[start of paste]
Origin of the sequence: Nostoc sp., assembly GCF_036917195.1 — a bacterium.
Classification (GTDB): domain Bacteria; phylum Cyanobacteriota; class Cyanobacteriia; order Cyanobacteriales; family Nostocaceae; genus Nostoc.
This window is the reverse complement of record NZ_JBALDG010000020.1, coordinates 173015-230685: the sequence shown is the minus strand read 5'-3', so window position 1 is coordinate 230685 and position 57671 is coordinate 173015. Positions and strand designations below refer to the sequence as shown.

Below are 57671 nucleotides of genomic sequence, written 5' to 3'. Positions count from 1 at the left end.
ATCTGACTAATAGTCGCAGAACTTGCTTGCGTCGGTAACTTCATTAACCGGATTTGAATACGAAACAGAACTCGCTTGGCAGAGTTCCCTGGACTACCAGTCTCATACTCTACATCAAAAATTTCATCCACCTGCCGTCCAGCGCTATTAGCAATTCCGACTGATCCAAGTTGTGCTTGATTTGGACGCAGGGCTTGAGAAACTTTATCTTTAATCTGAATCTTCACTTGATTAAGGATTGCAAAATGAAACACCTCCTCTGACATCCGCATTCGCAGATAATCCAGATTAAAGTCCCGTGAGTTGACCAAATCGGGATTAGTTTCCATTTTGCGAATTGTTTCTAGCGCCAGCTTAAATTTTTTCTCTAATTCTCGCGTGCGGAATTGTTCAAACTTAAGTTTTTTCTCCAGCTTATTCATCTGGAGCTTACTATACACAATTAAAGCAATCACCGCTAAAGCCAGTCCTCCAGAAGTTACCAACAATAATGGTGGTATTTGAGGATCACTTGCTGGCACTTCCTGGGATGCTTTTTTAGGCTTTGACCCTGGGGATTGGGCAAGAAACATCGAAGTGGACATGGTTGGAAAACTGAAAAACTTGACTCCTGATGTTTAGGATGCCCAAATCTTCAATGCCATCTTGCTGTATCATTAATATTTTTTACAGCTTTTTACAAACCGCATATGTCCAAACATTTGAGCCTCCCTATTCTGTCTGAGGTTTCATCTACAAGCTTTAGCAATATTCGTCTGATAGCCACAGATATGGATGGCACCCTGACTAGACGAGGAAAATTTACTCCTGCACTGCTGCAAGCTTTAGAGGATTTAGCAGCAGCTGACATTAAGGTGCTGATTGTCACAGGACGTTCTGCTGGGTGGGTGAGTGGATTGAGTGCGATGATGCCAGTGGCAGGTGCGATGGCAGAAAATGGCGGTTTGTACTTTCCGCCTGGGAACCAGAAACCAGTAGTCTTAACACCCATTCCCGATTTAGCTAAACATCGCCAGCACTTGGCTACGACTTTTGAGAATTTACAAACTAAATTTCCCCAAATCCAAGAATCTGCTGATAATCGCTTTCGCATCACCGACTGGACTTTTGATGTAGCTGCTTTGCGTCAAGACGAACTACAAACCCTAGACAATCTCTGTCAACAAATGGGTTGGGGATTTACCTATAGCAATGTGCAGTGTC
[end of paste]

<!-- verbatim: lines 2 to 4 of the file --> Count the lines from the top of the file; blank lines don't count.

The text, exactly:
Classification (GTDB): domain Bacteria; phylum Cyanobacteriota; class Cyanobacteriia; order Cyanobacteriales; family Nostocaceae; genus Nostoc.
This window is the reverse complement of record NZ_JBALDG010000020.1, coordinates 173015-230685: the sequence shown is the minus strand read 5'-3', so window position 1 is coordinate 230685 and position 57671 is coordinate 173015. Positions and strand designations below refer to the sequence as shown.

Below are 57671 nucleotides of genomic sequence, written 5' to 3'. Positions count from 1 at the left end.